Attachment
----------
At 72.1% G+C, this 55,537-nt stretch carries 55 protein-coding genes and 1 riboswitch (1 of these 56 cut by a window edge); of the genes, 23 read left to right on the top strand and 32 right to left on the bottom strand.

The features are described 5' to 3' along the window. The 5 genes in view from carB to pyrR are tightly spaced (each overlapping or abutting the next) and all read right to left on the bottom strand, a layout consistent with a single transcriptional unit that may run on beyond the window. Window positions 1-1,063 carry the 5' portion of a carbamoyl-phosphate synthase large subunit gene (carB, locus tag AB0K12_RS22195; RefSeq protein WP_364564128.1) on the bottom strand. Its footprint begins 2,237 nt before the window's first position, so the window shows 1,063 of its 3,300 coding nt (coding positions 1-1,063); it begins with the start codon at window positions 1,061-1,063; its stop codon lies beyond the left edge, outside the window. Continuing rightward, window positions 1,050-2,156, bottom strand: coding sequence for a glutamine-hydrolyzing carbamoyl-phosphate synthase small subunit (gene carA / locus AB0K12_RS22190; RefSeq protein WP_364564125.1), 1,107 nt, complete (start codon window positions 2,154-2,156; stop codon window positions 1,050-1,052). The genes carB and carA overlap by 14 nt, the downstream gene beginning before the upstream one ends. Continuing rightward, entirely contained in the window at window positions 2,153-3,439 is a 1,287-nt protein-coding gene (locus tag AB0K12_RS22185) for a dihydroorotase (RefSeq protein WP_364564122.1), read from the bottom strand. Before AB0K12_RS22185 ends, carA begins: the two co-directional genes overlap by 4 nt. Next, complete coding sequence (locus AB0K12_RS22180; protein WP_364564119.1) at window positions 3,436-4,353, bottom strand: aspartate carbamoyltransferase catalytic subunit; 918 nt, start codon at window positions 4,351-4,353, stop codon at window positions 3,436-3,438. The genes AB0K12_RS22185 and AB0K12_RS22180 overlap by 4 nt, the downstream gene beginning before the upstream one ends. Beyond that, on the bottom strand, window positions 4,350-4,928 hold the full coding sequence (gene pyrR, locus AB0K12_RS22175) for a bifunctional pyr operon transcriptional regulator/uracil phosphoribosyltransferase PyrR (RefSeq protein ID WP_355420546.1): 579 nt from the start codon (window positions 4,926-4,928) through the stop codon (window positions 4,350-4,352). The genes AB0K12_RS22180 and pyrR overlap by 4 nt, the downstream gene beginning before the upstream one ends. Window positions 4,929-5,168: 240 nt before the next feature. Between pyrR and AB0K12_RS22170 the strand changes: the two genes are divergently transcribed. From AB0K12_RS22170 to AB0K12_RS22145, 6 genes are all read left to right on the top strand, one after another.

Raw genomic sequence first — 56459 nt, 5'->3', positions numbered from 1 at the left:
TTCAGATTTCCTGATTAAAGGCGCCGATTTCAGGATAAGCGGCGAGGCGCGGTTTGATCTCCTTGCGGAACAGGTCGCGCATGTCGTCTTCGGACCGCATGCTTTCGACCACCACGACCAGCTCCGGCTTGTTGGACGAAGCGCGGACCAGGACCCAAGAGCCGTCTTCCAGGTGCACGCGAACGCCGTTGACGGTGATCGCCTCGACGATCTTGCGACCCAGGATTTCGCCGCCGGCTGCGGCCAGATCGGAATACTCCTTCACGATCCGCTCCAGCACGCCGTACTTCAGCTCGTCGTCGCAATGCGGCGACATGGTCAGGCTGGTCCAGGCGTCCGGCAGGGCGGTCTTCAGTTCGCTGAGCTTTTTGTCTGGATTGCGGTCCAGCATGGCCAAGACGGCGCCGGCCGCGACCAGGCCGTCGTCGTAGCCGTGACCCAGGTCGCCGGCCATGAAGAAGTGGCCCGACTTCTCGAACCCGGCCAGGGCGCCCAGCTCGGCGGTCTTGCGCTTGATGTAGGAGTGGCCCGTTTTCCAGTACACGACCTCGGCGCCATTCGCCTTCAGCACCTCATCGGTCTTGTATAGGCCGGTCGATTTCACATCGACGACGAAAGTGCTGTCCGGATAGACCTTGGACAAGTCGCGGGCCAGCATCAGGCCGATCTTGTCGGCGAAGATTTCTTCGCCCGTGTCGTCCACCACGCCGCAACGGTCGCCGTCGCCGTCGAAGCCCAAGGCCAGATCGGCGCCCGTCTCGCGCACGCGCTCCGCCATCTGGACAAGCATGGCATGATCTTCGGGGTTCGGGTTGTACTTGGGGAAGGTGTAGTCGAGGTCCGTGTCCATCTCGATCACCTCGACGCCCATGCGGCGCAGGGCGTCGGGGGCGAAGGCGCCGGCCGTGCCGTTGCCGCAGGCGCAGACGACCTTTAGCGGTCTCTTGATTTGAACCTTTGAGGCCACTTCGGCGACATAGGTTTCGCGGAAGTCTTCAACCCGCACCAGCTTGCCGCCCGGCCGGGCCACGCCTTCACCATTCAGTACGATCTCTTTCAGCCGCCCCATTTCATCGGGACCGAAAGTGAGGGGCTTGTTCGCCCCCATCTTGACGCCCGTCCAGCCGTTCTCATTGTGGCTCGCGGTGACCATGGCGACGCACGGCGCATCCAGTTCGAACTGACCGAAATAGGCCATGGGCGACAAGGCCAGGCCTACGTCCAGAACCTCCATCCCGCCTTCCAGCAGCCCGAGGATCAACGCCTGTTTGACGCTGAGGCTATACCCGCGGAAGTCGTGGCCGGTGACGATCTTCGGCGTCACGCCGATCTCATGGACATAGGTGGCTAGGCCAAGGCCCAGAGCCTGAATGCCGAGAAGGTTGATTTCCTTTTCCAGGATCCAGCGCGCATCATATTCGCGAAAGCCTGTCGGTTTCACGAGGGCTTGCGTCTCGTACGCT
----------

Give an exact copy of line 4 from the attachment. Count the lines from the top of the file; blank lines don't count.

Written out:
TTCAGATTTCCTGATTAAAGGCGCCGATTTCAGGATAAGCGGCGAGGCGCGGTTTGATCTCCTTGCGGAACAGGTCGCGCATGTCGTCTTCGGACCGCATGCTTTCGACCACCACGACCAGCTCCGGCTTGTTGGACGAAGCGCGGACCAGGACCCAAGAGCCGTCTTCCAGGTGCACGCGAACGCCGTTGACGGTGATCGCCTCGACGATCTTGCGACCCAGGATTTCGCCGCCGGCTGCGGCCAGATCGGAATACTCCTTCACGATCCGCTCCAGCACGCCGTACTTCAGCTCGTCGTCGCAATGCGGCGACATGGTCAGGCTGGTCCAGGCGTCCGGCAGGGCGGTCTTCAGTTCGCTGAGCTTTTTGTCTGGATTGCGGTCCAGCATGGCCAAGACGGCGCCGGCCGCGACCAGGCCGTCGTCGTAGCCGTGACCCAGGTCGCCGGCCATGAAGAAGTGGCCCGACTTCTCGAACCCGGCCAGGGCGCCCAGCTCGGCGGTCTTGCGCTTGATGTAGGAGTGGCCCGTTTTCCAGTACACGACCTCGGCGCCATTCGCCTTCAGCACCTCATCGGTCTTGTATAGGCCGGTCGATTTCACATCGACGACGAAAGTGCTGTCCGGATAGACCTTGGACAAGTCGCGGGCCAGCATCAGGCCGATCTTGTCGGCGAAGATTTCTTCGCCCGTGTCGTCCACCACGCCGCAACGGTCGCCGTCGCCGTCGAAGCCCAAGGCCAGATCGGCGCCCGTCTCGCGCACGCGCTCCGCCATCTGGACAAGCATGGCATGATCTTCGGGGTTCGGGTTGTACTTGGGGAAGGTGTAGTCGAGGTCCGTGTCCATCTCGATCACCTCGACGCCCATGCGGCGCAGGGCGTCGGGGGCGAAGGCGCCGGCCGTGCCGTTGCCGCAGGCGCAGACGACCTTTAGCGGTCTCTTGATTTGAACCTTTGAGGCCACTTCGGCGACATAGGTTTCGCGGAAGTCTTCAACCCGCACCAGCTTGCCGCCCGGCCGGGCCACGCCTTCACCATTCAGTACGATCTCTTTCAGCCGCCCCATTTCATCGGGACCGAAAGTGAGGGGCTTGTTCGCCCCCATCTTGACGCCCGTCCAGCCGTTCTCATTGTGGCTCGCGGTGACCATGGCGACGCACGGCGCATCCAGTTCGAACTGACCGAAATAGGCCATGGGCGACAAGGCCAGGCCTACGTCCAGAACCTCCATCCCGCCTTCCAGCAGCCCGAGGATCAACGCCTGTTTGACGCTGAGGCTATACCCGCGGAAGTCGTGGCCGGTGACGATCTTCGGCGTCACGCCGATCTCATGGACATAGGTGGCTAGGCCAAGGCCCAGAGCCTGAATGCCGAGAAGGTTGATTTCCTTTTCCAGGATCCAGCGCGCATCATATTCGCGAAAGCCTGTCGGTTTCACGAGGGCTTGCGTCTCGTACGCT